Start-up Tip: What’s Your Revenue Model? Ross | October 1st, 2008
Mike and I stated working on crowdSPRING in the summer of 2006. We incorporated the company in May 2007 and launched the crowdSPRING marketplace in May 2008. We’ve learned many important lessons along the way. In some ways, our experience is typical of other start-ups. In other ways, it is not. I want to share some of our adventures (and mis-adventures) in the hope that it’ll help others looking to start a company or those who’ve already launched a start-up. So, once or twice every week for the next few months, I’ll post a new tip, based on our experience with crowdSPRING over the past two years (and my experience advising technology start-ups over my 13 year career as an attorney).
Start-up Tip 5: What’s Your Revenue Model?
Some people suggest that start-ups need not have a revenue generating model when they are founded. A few suggest that focusing on a revenue model too early can hurt a business. Many will point to Google’s lack of a clear revenue model when it was founded (and to other examples).
A number of companies (including Google) have achieved great success (whether measured by revenues or acquisition) even though they did not have a clearly articulated revenue model. For each of those examples, there are hundreds of thousands of companies that failed because they did not have a clearly articulated revenue model.
Let’s look at a few facts. In 2007, angels invested $26 billion in 57,120 businesses, according to Center for Venture Research. VC’s invested $29.4 billion in 3,813 businesses in 2007. That’s at total of 60,933 businesses.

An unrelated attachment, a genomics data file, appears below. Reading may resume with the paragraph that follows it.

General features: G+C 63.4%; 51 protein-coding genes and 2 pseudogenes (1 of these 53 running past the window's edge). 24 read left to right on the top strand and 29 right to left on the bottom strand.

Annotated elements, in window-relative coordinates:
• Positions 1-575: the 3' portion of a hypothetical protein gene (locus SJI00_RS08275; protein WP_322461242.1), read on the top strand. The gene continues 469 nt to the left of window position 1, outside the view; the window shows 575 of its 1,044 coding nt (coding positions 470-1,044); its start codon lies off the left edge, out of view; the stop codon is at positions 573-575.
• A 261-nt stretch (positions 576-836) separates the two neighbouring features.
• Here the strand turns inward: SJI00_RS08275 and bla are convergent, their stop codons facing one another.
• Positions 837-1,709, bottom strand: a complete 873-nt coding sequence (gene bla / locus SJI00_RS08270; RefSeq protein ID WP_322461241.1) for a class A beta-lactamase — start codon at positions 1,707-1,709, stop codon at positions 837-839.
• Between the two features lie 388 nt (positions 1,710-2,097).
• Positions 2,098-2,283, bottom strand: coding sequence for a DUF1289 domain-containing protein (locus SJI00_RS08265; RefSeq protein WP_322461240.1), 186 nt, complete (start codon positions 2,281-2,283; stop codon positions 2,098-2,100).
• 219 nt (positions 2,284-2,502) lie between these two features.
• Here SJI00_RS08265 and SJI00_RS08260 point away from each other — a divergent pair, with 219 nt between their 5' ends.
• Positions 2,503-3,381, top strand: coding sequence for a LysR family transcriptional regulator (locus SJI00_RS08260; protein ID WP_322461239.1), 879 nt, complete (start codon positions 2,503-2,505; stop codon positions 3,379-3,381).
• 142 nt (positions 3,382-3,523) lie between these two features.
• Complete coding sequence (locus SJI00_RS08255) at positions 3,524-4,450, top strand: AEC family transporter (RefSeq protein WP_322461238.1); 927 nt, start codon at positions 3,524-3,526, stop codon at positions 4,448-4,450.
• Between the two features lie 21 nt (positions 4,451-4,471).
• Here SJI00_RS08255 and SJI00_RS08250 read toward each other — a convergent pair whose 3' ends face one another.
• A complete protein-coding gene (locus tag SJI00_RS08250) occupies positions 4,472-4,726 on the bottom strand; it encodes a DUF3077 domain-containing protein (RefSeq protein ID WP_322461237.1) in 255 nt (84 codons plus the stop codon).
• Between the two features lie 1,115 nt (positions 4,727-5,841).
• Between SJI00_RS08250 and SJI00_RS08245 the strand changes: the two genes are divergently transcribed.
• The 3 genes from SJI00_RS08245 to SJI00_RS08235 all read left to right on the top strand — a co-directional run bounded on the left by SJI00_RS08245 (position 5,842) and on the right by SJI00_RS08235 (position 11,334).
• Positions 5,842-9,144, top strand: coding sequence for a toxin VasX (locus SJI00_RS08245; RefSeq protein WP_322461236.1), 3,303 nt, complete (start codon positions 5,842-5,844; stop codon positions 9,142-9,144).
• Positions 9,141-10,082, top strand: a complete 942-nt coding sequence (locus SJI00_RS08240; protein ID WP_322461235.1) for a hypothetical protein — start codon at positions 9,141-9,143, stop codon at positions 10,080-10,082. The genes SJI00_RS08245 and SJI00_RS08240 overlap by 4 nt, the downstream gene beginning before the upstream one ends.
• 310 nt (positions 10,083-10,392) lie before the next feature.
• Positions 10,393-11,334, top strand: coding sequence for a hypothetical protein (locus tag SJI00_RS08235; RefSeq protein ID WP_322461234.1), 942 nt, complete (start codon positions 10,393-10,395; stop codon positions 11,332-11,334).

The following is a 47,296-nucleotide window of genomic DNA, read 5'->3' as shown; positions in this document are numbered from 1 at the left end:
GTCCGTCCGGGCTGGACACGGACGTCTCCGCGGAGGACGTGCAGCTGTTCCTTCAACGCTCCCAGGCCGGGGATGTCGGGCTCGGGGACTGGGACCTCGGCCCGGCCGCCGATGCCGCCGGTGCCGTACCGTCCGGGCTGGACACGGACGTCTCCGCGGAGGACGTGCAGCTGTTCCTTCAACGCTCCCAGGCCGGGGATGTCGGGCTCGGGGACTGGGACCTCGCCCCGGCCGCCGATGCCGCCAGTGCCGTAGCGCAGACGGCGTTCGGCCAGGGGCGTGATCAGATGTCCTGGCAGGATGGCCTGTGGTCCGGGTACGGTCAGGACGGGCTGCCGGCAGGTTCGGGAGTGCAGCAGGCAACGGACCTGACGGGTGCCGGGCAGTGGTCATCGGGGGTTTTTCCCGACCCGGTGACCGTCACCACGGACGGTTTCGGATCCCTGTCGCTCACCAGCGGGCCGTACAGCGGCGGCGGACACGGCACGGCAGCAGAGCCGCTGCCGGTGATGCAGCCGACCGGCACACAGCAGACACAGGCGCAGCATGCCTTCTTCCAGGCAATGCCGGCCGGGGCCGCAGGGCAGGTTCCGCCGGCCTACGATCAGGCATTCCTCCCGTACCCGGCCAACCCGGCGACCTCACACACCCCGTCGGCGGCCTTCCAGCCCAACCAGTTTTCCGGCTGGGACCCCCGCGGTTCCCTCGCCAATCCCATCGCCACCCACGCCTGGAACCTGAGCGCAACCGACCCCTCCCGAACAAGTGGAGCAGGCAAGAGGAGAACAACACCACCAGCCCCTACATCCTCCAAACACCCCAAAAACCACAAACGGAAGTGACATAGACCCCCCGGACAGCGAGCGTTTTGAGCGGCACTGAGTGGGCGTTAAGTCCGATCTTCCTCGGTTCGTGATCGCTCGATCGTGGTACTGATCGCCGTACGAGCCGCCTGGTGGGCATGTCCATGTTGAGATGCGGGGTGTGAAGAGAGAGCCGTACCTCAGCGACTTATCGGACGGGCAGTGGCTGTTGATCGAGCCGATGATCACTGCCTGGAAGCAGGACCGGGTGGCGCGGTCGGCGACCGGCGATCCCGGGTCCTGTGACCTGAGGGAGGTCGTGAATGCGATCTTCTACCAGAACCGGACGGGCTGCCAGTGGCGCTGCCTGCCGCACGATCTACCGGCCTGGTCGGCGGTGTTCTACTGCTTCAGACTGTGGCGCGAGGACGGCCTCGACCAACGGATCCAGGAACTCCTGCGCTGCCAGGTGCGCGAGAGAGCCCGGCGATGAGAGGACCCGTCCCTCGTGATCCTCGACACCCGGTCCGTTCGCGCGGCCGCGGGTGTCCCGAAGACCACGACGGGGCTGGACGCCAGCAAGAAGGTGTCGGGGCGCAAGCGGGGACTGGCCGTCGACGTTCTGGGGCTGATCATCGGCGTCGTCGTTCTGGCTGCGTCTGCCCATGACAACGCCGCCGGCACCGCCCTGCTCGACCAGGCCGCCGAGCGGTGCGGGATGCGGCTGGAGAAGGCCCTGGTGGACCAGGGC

According to the Ewing Marion Kauffman Foundation, about 495,000 businesses were started in the United States in 2007 – every month. That’s nearly 6 million new businesses in a year. The vast majority of those businesses will not receive any form of outside funding.
While those statistics include businesses like dry cleaners, retail stores, and others, they also include many technology start-ups. Although data isn’t yet available for 2008, there’s no reason to believe it will be vastly different.
It’s important for entrepreneurs to recognize that while they shouldn’t necessarily ignore an exit strategy, they should be looking to build a sustainable business, not a quick sale. The current economic market conditions make exit strategies extremely difficult. That means that companies must find a way to get people to pay them. Imagine that.
Some companies have a simple revenue model: get acquired before they run out of money. An exit strategy is not a revenue model, except for a very tiny fraction of companies.
Other start-ups, when pressed on this issue, will suggest that their revenue model is advertising alone. Except for a very small group of companies, advertising alone is not a revenue model.
A revenue model has a number of components, but none more critical than a very simple fact: you must find a way to make more money than you spend.
If your goal is to make money (whether by operating your company or becoming acquired), you’ll need to find a compelling revenue generating model sufficiently early to be able to execute your plan. There’s a reason why potential investors drill entrepreneurs about the revenue model for the business – it’s because a business typically must earn revenues to succeed.
Our revenue model is simple: people pay us. When buyers post projects for logo design, web design, other types of custom graphic design, or are looking for a company name, product name or other writing services, we make a 15% commission on the awards offered by buyers in the crowdSPRING marketplace. We’re far from reaching profitability (we’ve been at it for only 4 months), but we assessed and developed our revenue model before we met with a single investor. We know that we must scale to succeed, but we also know that if we scale, our revenue model will allow us to operate our company profitably.
If the grim reality that most start-ups fail hasn’t caused you to sit down and think about your revenue model, the recent economic chaos should give you that incentive. Take the time and think about your business. What is your revenue model?
If you have your own tips or stories, please feel free to share in the comments. And if you enjoyed this post, please also take a look at other start-up tips we’ve written about: